Situated along the Grand Canal in the luxurious Gritti Palace hotel, Club del Doge Restaurant is the place to go for a Venetian meal with a view. Condé Nast Traveler voted it one of the world's most spectacular waterfront restaurants. Make sure to plan your visit between May and October to enjoy the terrace.
Ranked No. 65 on this year's World's 50 Best Restaurants List, Combal.Zero holds two Michelin stars. Chef Davide Scabin experiments with ingredients, texture, and temperature to elevate the classic cuisine of Piedmont with dishes like squid bolognese and barbecue sweetbreads.
Da Vittorio restaurant, located in the Da Vittorio Relais & Chateaux resort, has earned three Michelin stars for its cuisine. Some of the ingredients you'll find on the menu include meat from Piedmont and langoustines from Mazara del Vallo.
Another three Michelin star restaurant, Dal Pescatore is known for its authentic Italian cooking. Dishes sprout from family recipes and traditions, but often include a modern twist. The tortelli with pumpkin and the toothsome chargrilled eels top the menu year-round.
Chef Annie Féolde is the first woman in Italy to earn three Michelin stars. Her innovative Italian cooking is heightened by an incredible wine selection by sommelier Giorgio Pinchiorri. Dishes range from a risotto of fregola, pumpkin flowers, saffron, and prawns to a rack of lamb crusted with dried fruit.
Il Desco made superstar chef Mario Batali's list of places to eat in Italy. Chef Elio Rizzo and his son Matteo work together in the kitchen to create beautiful dishes made with traditional Italian ingredients. The saucier work here is exceptionally unique — from a "lettuce sauce" to a red wine caramel reduction.
Located in Florence's Four Seasons hotel, Il Palagio is the picture of Italian elegance. Chef Vito Mollica serves a $115 tasting menu with courses like mushroom risotto and seared partridge, as well as a decadent chateaubriand for two with foie gras and bone marrow gratinée.
Tucked inside the five-star Hotel Il Pellicano, this cliffside restaurant looks out onto the Tuscan coast. But even better than the water view is the fabulous people watching: photographer Slim Aarons loved to snap candids here. Chef Sebastiano Lombardi uses only organic fruits and vegetables, and the proteins are always locally sourced.
This pizzeria may not win a beauty contest, but it's been setting the bar for Neapolitan pizza since 1906. The original owner believed that a good pizza doesn't need any "junk" (read: toppings), and that philosophy is still in force today. The restaurant only serves marinara and margherita pies.
Located in the Waldorf Astoria's esteemed Rome Cavalieri hotel, La Pergola is the only restaurant in Rome with a three Michelin star rating. In addition to seven- and nine-course tasting menus, a 60,000-bottle wine cellar, and a water menu with 29 selections, there's also a cheese cart.
Ranked No. 34 on this year's World's Best 50 Restaurants List and holding three Michelin stars, Le Calandre's contemporary décor sets the scene for a modern Italian meal. Chef Massimiliano Alajmo is famous for his cuttlefish cappuccino and hand-chopped beef tartare with black truffles.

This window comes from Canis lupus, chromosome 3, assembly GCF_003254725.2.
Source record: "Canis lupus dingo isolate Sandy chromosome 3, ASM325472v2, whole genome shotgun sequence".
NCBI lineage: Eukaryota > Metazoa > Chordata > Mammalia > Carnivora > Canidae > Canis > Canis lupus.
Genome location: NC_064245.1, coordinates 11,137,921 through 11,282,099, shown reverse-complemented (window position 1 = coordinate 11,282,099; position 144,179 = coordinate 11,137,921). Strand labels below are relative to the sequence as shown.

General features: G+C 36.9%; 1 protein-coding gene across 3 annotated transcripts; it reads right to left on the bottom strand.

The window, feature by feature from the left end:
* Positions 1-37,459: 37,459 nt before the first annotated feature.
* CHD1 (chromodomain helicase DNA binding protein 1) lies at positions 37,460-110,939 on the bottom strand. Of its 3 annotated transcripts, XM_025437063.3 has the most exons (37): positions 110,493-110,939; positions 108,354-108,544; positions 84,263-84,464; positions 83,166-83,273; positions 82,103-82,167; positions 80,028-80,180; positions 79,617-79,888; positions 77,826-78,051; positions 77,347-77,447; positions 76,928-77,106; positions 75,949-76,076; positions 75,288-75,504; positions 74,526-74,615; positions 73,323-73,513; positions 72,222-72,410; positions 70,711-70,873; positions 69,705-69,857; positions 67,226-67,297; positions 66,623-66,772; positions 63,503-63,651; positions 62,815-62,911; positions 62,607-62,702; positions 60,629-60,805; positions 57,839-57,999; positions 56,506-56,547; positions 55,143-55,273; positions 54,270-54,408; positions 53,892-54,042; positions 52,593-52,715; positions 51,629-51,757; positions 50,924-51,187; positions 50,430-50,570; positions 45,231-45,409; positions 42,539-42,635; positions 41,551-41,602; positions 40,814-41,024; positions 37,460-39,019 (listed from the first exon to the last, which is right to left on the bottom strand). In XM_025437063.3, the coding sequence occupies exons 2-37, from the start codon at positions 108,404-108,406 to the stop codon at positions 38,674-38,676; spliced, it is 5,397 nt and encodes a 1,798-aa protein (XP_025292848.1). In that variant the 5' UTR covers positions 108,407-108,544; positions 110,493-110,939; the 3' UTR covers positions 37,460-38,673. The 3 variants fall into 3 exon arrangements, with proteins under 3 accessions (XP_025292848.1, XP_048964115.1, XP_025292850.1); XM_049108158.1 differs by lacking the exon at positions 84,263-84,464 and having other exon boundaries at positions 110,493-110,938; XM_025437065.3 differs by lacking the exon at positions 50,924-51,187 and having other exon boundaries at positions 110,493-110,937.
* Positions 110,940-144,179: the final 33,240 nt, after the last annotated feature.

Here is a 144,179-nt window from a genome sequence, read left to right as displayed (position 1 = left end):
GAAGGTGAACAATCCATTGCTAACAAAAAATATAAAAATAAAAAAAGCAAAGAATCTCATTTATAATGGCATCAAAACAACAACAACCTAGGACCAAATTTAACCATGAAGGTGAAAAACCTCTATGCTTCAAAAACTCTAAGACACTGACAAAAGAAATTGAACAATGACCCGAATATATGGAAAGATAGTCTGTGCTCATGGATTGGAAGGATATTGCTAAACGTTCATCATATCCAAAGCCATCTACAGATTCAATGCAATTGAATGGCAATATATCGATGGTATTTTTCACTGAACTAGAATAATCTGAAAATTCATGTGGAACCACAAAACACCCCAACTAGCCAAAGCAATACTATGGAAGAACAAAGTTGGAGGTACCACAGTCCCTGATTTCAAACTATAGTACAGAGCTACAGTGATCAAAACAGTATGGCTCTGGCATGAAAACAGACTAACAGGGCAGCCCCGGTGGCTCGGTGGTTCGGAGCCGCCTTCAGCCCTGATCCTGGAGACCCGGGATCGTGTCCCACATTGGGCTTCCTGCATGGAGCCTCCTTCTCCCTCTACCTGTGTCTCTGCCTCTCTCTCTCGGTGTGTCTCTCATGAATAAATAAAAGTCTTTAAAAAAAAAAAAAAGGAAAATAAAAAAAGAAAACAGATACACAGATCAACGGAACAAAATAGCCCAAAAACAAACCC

Located on Lake Como's misty Comacina Island, Locanda dell'Isola's menu has been the same since 1947. Once your five-course meal has concluded, a bell sounds as the host lights a bucket of brandy on fire while explaining the restaurant's history. Sugar and coffee are added to the liquor before it is served.
Evidenced by his highly regarded veal tartare, chef Enrico Crippa delights in using fresh, raw ingredients as often possible. He's also spent time working in Japan and has a penchant for dashi and tempura. Prepare to be surprised.
An early 20th Century building thatused to be part of the Milan railways is now home to chef Cesare Battisti and his culinary creations. Condé Nast Traveler deemed RatanÀ one of 2015's Gold Standard Restaurants, lauding menu items like the risotto with osso buco and the veal cheek with mashed potatoes and celery leaves.
Like many of the best restaurants in Italy, Reale is a family affair. Siblings Cristiana and Niko Romito share the reins, with Niko manning the kitchen. The restaurant is housed in a 17th Century monastery and the menu is a masterful ode to "common" ingredients like the humble onion and ubiquitous pecorino cheese.
Ristorante Paris is, ironically, nestled in the heart of old Rome. The menu promises dishes like fried veal meatballs and lamb filet in pistachio praline — all expertly paired with pours from an extensive wine cellar.
Amid dream-like surroundings, chef Matteo Temperini, who cut his teeth working for Alain Ducasse, serves Mediterranean-inspired fare made the fresh, local bounty of Amalfi. Hundreds of candles illuminate the restaurant as mandolin and guitar players serenade diners. This is a true reservation for romance.
Overlooking Piazza di Santa, Roma Sparita is wildly famous for its tagliolini al cacio e pepe — pasta with cheese, butter, and pepper, which, as Anthony Bourdain once said while dining here, "could be the greatest thing in the history of the world." The creamy, cheesy pasta is cradled in a crispy parmesan bowl.
Sitting at the base of two ancient Roman temples and overlooking a cave, Sibilla (est. 1720) is steeped in history. The restaurant hosts celebrities and heads of state with mains like slivered sea bream with bottarga and classic desserts like lemon cream profiteroles.